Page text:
Posts filed under ‘Demographics’
A post by Cynthia Lambert
In the past I have blogged about what surprised me when I first came to libraries. Many people commented on the drunken patron—an unexpected customer service challenge if ever there was one. One thing I expected, but three years later still have no idea how to deal with, are the mentally ill or chemically altered patrons. I am not alone.
When I get together socially with librarians both new and seasoned, often the talk of customer service turns into laments about the homeless, the mentally ill, drug addicts, and the unwashed. No one it seems has any idea how to properly help and/or deal with these people. Why is that?
A March, 2009 article in Public Libraries gives a list of 10 tips for dealing with the mentally ill, all of which suggest training. In library school—only one class, a class on communication, even touched on the issue of mentally ill people at the library. Of the four libraries I have worked in, not one gave me training, despite mentally ill, homeless, and drug addicted patrons causing problems—some small, some very significant. In fact, at one, most of the staff simply will not deal with the issue. Rules in place against sleeping or pornography are ignored and management explicitly stated that maybe it is best to just let them sleep unless another patron complains.
The San Francisco Public Library is trying something new to deal with the problem. They have hired a full-time social worker. While I think that is fantastic, the reality is that very few libraries have the money to hire adequate library staff these days, let alone getting into the business of health care. So what is there for the rest of us?
Other than a handful of articles, I have found no indication of a training program in place to help library staff identify and deal with the mentally ill or drug addicted. I am sure there are many programs out there, I simply cannot find them. I found programs for educators, for families, for children, for teens, and for law enforcement, but nothing for libraries and library professionals.
The literature I did find is limited, suggests speaking to experts, and provides a list of ‘tips’. Much of what I do know, I have learned informally on the job or from other librarians. (For example, never yell, speak harshly, or seem upset–simply speak in a calm voice, speak clearly and in short sentences, show respect, enforce the rules).
Librarians love training. We love meetings. How many offers of training on Twitter or Facebook have you seen in the past year? Now think about how many you have received for dealing with drug addicts or the mentally ill? How many hours have you spent in endless meetings discussing the best way to support e-books? Now consider how many hours have been spent on dealing with difficult patrons in a safe and effective manner (and get management does not cut it given there lack of availability at night and on weekends).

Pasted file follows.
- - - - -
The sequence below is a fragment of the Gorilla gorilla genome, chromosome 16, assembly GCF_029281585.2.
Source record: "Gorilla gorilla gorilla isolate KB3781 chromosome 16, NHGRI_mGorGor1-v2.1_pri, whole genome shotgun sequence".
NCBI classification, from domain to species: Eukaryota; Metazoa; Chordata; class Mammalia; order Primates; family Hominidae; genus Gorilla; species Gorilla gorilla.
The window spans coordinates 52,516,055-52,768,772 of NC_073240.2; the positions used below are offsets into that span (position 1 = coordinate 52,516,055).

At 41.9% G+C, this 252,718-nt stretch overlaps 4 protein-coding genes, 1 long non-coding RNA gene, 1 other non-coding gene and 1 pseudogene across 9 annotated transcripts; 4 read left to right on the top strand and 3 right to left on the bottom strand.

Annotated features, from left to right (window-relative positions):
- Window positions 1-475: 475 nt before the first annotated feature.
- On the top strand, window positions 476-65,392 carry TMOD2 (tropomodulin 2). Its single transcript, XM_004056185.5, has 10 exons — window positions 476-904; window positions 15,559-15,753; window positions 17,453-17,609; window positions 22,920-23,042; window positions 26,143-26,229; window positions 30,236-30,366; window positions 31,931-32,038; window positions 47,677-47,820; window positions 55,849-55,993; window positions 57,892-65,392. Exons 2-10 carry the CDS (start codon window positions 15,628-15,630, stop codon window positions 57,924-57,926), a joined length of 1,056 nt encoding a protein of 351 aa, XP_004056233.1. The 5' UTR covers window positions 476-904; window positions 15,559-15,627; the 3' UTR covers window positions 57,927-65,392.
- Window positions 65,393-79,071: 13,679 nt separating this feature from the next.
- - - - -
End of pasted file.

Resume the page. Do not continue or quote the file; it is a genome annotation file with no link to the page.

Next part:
So I ask you dear readers—please send me your training programs, your tips, your tricks, and your coping strategies for dealing with the mentally ill or drug addicted. It is my goal to create an online professional directory of services, training, tips, and discussion to assist library professionals in dealing with the most needy and most challenging of patrons.
Co-editors (Vibiana Bowman Cvetkovic & Robert J. Lackie) of the book Teaching Generation M: A Handbook for Librarians and Educators (Neal-Schuman Publishers, Inc., 2009) and three of the chapter authors (Katie Elson Anderson, Patricia H. Dawson, and Diane K. Campbell) participated in a panel discussion last night. The event, sponsored by the Rutgers University–Camden’s Cappuccino Academy (a series of free public lectures delivered by Rutgers–Camden faculty members) was held at the Barnes & Noble in Marlton, NJ. All five panelists–library faculty members at Rutgers University and Rider University–briefly discussed their findings on this new generational cohort and how technology can and has been enriching the library and classroom experience for them.
Lead editor and chapter author Vibiana Bowman Cvetkovic (Rutgers University) began the discussion by welcoming the audience, introducing the panelists, and talking about why she was so interested in co-editing and writing sections of the book, not to mention having her own personal cohort of Gen M students at home. Vibiana also provided some background on the book, which offers advice on everything from teachers joining Facebook to the pitfalls of Google searches. She mentioned that one of the most significant aspects about Gen M is that they are the first generation raised in an era of personal and real-time information sharing and provided some examples. Last but not least, she made available a discount order form for those who might be interested in purchasing a personal copy, or one for their library or school.
Co-editor and chapter author Robert J. Lackie (Rider University) spoke next, emphasizing that we need to remember, as library faculty members, to strive to satisfy all of our “customers,” and that includes Gen M students, faculty, and staff–those born in the early 1980’s to the mid-to-late 1990’s. He shared research from the book and on the Web about Millennials (aka Gen M), including a few points via presentations by Richard Sweeney, University Librarian at NJIT, to help us all better understand this unique cohort. Richard has stated that Gen M: